As India had adopted a 'constructive' approach on Pakistan’s demand for evidence and materials, it seems that Pakistan may believe that while India was taking such an approach, it was all the time preparing to abduct a Pakistani officer to level the field.
If this is true, then the Jadhav sentence can be a move in the game of spies. Rationally, it is a bad move, for it complicates the situation and creates more imponderables. However, the history of India-Pakistan relations shows that the Pakistan Army often behaves illogically and irrationally on India.
What will Pak generals do?
In response to Ghulam Nabi Azad, Leader of the Opposition in the Rajya Sabha’s suggestion that Jadhav should be provided the best possible legal help when his case goes to the Pakistan Supreme Court, Sushma Swaraj indicated that would be done.
She went on to say that India will go to the President of Pakistan, if necessary.
Of course, the best lawyers should be arranged for Jadhav, but does this mean that India retains faith in the Pakistani judicial system to give justice to Jadhav? Such faith is naive. It would be equally naive to believe that the elected government will be able to go against the army’s wishes in this matter. Clearly, the army is calling the shots.
General Bajwa wishes to project an image of firmness, and use the sentence to point to India’s so-called promotion of separatism and terrorism in Balochistan and elsewhere in Pakistan. This is especially because Pakistan is spreading the canard that India is using Afghan territory to encourage terrorism in Pakistan.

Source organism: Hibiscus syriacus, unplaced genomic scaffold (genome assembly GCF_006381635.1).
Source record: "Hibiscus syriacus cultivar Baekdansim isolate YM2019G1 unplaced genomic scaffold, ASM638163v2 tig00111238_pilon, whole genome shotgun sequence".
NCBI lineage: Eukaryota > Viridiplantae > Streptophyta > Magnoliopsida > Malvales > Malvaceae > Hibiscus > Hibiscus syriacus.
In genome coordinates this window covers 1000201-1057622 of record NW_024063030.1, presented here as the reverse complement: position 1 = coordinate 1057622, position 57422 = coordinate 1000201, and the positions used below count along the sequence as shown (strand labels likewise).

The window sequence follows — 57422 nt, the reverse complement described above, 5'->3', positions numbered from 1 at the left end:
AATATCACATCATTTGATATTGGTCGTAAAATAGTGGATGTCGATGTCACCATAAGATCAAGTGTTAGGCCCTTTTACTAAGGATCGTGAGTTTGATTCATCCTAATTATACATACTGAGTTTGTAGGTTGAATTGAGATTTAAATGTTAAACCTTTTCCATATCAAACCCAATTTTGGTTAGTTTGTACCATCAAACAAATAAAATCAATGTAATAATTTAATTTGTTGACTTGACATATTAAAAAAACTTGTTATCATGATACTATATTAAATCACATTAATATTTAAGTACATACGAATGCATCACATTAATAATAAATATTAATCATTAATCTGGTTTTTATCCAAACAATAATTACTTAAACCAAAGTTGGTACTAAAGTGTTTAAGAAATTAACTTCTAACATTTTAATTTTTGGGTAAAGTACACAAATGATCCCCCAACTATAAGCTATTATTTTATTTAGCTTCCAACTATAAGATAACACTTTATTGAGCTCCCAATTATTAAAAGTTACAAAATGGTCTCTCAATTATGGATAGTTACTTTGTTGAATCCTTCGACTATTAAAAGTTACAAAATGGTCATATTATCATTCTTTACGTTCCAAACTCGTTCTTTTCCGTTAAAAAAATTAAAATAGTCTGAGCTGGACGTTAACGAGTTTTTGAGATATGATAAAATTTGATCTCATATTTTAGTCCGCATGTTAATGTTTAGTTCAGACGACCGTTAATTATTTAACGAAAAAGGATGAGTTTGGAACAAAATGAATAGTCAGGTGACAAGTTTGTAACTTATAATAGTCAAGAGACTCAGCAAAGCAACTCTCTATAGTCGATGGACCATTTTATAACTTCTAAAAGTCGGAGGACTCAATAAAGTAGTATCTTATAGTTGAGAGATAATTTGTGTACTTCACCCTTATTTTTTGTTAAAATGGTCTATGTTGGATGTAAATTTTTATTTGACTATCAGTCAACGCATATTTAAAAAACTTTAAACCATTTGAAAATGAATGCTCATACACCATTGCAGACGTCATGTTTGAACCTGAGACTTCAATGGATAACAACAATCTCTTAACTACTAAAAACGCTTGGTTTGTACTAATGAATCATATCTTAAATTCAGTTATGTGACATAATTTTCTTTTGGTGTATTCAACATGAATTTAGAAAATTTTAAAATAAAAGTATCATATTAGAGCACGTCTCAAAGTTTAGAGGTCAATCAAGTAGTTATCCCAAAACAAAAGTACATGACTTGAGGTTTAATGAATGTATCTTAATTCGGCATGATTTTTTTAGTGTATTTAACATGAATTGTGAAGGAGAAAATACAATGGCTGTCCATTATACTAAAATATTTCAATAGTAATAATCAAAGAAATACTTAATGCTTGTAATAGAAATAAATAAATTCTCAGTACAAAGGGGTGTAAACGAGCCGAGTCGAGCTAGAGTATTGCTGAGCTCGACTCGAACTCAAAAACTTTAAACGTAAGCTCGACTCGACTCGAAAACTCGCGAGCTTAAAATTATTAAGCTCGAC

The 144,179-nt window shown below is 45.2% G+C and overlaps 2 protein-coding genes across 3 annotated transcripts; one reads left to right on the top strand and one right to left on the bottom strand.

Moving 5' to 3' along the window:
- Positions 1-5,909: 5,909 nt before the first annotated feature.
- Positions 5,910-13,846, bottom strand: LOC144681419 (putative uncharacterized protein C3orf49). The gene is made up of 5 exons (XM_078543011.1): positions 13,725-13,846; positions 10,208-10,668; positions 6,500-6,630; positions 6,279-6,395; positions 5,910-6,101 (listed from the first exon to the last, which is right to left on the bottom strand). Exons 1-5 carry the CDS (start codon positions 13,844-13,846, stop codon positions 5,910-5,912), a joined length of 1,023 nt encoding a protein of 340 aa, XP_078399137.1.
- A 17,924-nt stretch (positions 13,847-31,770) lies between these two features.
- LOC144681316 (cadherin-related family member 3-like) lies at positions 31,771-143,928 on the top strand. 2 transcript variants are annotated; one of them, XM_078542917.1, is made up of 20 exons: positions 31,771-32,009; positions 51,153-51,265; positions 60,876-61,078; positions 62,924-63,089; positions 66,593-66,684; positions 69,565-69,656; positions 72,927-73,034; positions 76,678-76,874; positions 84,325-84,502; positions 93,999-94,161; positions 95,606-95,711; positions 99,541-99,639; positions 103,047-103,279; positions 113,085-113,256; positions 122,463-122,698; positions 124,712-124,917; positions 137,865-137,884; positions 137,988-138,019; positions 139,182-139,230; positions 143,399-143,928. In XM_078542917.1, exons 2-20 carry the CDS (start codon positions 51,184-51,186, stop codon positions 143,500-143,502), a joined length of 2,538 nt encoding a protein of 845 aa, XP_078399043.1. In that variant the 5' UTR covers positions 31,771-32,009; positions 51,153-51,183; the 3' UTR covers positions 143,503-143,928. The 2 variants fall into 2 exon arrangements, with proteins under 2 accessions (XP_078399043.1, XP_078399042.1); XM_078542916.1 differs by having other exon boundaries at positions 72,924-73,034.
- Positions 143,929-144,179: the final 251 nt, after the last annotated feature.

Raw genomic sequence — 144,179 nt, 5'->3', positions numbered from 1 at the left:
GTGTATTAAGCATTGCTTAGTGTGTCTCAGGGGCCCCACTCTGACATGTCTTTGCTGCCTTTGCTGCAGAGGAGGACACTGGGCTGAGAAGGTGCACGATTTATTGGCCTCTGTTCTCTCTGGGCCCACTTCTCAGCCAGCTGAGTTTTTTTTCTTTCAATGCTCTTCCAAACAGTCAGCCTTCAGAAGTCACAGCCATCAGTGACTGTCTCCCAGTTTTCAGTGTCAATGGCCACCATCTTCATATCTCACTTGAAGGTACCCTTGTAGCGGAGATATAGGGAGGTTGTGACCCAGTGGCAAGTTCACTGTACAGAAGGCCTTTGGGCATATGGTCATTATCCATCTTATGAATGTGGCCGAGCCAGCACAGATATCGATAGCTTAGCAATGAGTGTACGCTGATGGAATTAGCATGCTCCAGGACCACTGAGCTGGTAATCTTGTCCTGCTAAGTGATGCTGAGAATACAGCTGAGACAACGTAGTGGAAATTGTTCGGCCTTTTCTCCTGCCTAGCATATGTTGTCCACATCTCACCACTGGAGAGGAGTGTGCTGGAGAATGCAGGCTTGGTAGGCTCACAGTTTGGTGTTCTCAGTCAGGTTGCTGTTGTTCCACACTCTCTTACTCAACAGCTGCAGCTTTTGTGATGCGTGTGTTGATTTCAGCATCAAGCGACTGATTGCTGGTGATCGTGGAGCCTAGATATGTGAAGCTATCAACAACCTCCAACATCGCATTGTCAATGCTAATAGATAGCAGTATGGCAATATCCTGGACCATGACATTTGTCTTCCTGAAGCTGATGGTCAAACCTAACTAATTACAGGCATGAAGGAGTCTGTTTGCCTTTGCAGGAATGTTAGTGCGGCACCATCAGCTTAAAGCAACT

Bajwa was projected by some in India as a reasonable army general who wished to improve ties with India. This episode shows that this is clearly not the case.
The Pakistani generals would be conscious that many Pakistanis have welcomed the Jadhav decision, and are asking that the Pakistani law must prevail. There are some sober voices that are pointing to the adverse consequences on India-Pakistan relations in case of any adventurous action by Pakistan. However, these voices are in minority compared to those seeking forceful Pakistani action. It is doubtful if the generals will go against popular sentiment.
In the past, neither side generally carried out the death sentence against convicted spies. However, that was before the age of 24x7 television and social media.
Now, with inflamed passions, the tasks of a quiet diplomatic resolution of such issues is difficult, especially if the Pakistani generals wish to take a macho approach.
Reaction from international community
The international community has simply not taken Pakistani allegations on Jadhav seriously, but that has not and is not likely to deter the generals from pursuing this course.
In this context, it will be recalled that the then-army chief General Raheel Sharif raised the Jadhav matter directly with Iranian President Hassan Rouhani, who, soon afterwards, was officially visiting Islamabad. The President shrugged the allegation off; he was clearly offended that it had been raised at all. The Iranians have not corroborated the Pakistani charge that Jadhav was carrying out anti-Pakistan activities from Iranian soil.
In the past, when the Indian Mission in Kabul and other facilities in Afghanistan were attacked on Pakistan’s instigation, and precious Indian lives were lost, India did not extract a price from Pakistan.
Now, the Modi government has to find a way of sending a credible message to the Pakistani generals – that India would make Pakistan pay if it does not resolve the Jadhav issue.